After bundling its superheroes together for The Avengers, all the cameos and after-credits teasers from the preceding films creating the sense of a dynamic universe in flux, every subsequent release, apart from last year’s Ant-Man, took more than $600m.
Marvel was also lucky that its rise coincided with explosive Chinese box-office growth that boosted its income.
But the studio wouldn’t have been able to take advantage without fastidious attention to the intricacies of its Cinematic Universe, with president Kevin Feige – a deeply immersed comic-book nerd – the architect-in-chief. “Phase Two”, buttressed by this rigorous branding, has seen Marvel’s films consistently bulk out both their US grosses (where takings often fall for sequels) and overperform internationally, too.
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The trust they’ve built in the brand, and its panache has allowed them to hit little-known properties like Guardians of the Galaxy, their fourth most successful film, straight off the bat.
Perhaps the extended universe’s most revolutionary aspect is that, like any universe, no one knows how far it can stretch.
Unlike The Lord of the Rings, The Hunger Games and the linear model with a fixed end point that has dominated recent franchises, the new breed is pulling towards a potentially infinite form of storytelling.
The web of spin-offs and amalgamations – influenced by both the enormous body of comic-book lore currently nourishing superhero films and TV’s episodic continuum – allows for more possibilities to prolong a franchise, and extend it in multiple directions, than old-time properties like James Bond.
Those also aimed to never say die, but in the most unambitious fashion, as a series of self-contained, unconnected stories.
The unique franchise gigantism that is emerging in cinema reflects the global field on which Hollywood must now operate.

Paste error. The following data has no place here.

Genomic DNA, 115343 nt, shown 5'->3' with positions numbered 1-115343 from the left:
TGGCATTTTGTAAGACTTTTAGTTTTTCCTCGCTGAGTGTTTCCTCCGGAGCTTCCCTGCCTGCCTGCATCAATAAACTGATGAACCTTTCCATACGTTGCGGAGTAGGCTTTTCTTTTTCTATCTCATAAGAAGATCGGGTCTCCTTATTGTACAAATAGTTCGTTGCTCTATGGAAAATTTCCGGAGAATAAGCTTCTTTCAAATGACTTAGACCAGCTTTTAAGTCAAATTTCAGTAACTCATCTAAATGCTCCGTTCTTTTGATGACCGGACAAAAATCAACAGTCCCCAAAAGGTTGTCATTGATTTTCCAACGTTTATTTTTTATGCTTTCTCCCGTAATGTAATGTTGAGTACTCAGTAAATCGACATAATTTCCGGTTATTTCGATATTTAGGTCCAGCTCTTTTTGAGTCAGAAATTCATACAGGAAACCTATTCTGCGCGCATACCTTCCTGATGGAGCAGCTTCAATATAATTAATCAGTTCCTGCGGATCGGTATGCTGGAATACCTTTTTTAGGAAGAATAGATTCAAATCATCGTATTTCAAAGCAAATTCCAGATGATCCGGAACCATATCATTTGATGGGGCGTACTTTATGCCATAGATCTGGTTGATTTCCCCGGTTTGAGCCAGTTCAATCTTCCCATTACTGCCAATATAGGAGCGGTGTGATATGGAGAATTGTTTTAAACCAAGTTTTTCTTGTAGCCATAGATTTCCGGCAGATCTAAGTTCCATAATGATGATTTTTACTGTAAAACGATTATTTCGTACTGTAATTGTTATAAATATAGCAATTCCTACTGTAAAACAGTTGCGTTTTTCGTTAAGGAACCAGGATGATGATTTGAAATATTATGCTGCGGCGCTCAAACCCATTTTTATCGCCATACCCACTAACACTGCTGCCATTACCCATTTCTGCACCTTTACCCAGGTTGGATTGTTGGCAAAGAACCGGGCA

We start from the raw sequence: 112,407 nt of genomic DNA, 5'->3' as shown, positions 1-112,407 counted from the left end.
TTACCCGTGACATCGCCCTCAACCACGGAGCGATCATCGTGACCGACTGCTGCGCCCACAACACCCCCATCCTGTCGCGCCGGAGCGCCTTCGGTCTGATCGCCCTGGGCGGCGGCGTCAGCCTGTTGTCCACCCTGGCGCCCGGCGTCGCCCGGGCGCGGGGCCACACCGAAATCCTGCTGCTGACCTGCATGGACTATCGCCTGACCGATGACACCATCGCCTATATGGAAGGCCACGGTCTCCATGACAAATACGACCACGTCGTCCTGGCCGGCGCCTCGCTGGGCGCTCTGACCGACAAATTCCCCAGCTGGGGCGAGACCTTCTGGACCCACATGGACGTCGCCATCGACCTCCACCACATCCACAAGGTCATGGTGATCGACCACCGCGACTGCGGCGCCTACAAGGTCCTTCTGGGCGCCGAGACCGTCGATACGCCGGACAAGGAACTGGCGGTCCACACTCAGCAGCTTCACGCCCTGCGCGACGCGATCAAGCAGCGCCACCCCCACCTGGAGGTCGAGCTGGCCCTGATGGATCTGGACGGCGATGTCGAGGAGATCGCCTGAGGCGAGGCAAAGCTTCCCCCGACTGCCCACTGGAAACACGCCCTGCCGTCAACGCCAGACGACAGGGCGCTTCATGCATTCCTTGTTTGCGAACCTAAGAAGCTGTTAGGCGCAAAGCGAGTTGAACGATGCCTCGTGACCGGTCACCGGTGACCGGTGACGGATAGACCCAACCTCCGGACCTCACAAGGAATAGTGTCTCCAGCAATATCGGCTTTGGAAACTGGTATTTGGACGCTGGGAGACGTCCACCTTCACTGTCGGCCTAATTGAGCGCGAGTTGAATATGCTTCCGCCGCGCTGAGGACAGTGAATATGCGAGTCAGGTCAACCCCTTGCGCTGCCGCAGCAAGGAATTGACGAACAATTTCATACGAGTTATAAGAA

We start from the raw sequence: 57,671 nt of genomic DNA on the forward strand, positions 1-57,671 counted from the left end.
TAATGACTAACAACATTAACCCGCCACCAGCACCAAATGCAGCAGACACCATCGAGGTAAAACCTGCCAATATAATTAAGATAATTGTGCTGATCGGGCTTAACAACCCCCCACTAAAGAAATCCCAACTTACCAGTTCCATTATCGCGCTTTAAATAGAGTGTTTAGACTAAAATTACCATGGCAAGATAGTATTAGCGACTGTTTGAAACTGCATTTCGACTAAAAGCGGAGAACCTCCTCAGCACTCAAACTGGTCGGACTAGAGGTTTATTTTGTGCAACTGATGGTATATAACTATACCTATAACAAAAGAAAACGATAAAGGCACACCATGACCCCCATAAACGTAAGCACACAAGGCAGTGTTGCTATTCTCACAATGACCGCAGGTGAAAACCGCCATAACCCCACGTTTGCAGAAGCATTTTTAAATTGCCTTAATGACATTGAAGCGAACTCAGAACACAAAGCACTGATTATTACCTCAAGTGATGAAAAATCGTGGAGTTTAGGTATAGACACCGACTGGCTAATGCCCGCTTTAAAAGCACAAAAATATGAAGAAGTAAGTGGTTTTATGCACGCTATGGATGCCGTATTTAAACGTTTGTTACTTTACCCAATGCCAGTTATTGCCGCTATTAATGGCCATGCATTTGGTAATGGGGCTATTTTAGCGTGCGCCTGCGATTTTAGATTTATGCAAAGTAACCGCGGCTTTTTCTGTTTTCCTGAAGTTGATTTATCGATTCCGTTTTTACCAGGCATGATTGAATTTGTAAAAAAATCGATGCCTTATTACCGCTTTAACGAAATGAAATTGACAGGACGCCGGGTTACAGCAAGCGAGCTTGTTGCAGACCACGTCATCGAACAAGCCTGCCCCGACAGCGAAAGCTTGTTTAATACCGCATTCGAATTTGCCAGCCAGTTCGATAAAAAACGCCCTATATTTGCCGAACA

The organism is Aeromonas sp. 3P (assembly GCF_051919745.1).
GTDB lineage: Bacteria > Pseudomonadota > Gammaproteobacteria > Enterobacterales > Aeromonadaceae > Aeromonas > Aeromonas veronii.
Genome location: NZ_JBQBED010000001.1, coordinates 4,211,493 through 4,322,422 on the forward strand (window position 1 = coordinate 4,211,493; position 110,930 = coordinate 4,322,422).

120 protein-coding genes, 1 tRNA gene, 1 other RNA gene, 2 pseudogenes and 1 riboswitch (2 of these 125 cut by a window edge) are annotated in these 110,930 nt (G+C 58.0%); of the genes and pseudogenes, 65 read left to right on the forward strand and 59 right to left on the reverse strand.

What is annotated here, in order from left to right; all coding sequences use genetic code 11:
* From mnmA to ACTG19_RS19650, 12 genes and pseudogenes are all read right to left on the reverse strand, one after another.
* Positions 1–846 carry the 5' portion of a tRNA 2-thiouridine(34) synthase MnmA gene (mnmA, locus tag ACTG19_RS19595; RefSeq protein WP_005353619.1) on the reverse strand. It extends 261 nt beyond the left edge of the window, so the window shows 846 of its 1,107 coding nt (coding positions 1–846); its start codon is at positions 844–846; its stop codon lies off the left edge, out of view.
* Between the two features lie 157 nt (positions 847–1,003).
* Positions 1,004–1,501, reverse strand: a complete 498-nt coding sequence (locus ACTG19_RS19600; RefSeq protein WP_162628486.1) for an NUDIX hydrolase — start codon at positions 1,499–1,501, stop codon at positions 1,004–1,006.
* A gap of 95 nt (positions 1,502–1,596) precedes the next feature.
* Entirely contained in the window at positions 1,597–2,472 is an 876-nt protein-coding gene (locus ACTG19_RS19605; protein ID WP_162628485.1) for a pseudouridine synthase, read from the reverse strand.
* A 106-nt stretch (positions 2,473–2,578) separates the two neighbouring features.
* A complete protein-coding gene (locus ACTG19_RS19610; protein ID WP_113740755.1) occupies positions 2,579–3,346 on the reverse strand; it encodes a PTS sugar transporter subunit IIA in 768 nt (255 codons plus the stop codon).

Overseas box office is no longer a nice added extra for the studios; it’s now an absolute imperative to be battled over. Ringing every drop out of your intellectual property and marshalling it into an all-enveloping network is one method, and Marvel Studios is built on it.
Others are following suit: after Disney bought Lucasfilm in 2012 and began developing The Force Awakens, much of the Star Wars marginalia previously laid down in novels, comics and video games was designated “non-canon” to clear space for the new trilogy.
A change in the story-telling
Narrative storytelling is already showing signs of strain at having to operate under the extended universe’s peculiarly demanding laws.
For all their adeptness at universe curation, Marvel began to wobble in last year’s Avengers: Age of Ultron, which struggled to juggle the multiple plotlines that were presumably preparing the ground for future films.
The centre – another generic showdown with the obligatory megalomaniacal villain – didn’t quite hold. If serialised TV is the model for these expanded franchises, they suffer from the same drawback: the obligation to elongate and embroider the story taking priority over a neat, emotionally coherent dramatic arc.
It’s rare, for example, for characters to die in mainstream blockbusters – just in case they’re needed in future instalments. Even if they do – like Han Solo in The Force Awakens – they can be reborn elsewhere in the extended universe; in a younger incarnation in the case of everyone’s favourite space smuggler.
Reconciling these non-committal tendencies with precise, satisfying storytelling will be the great challenge for 21st-century Hollywood, in its effort to please everyone, everywhere. All these universes springing up means there’s no shortage of practice space.
But with them spewing out with close to 40 movies over the next decade, they will need more inventive ploys than just colliding their protagonists into Top Trumps-style showdowns in order to continue current box office-expanding feats. The storytelling might aspire to be infinite, but the audience’s patience won’t be.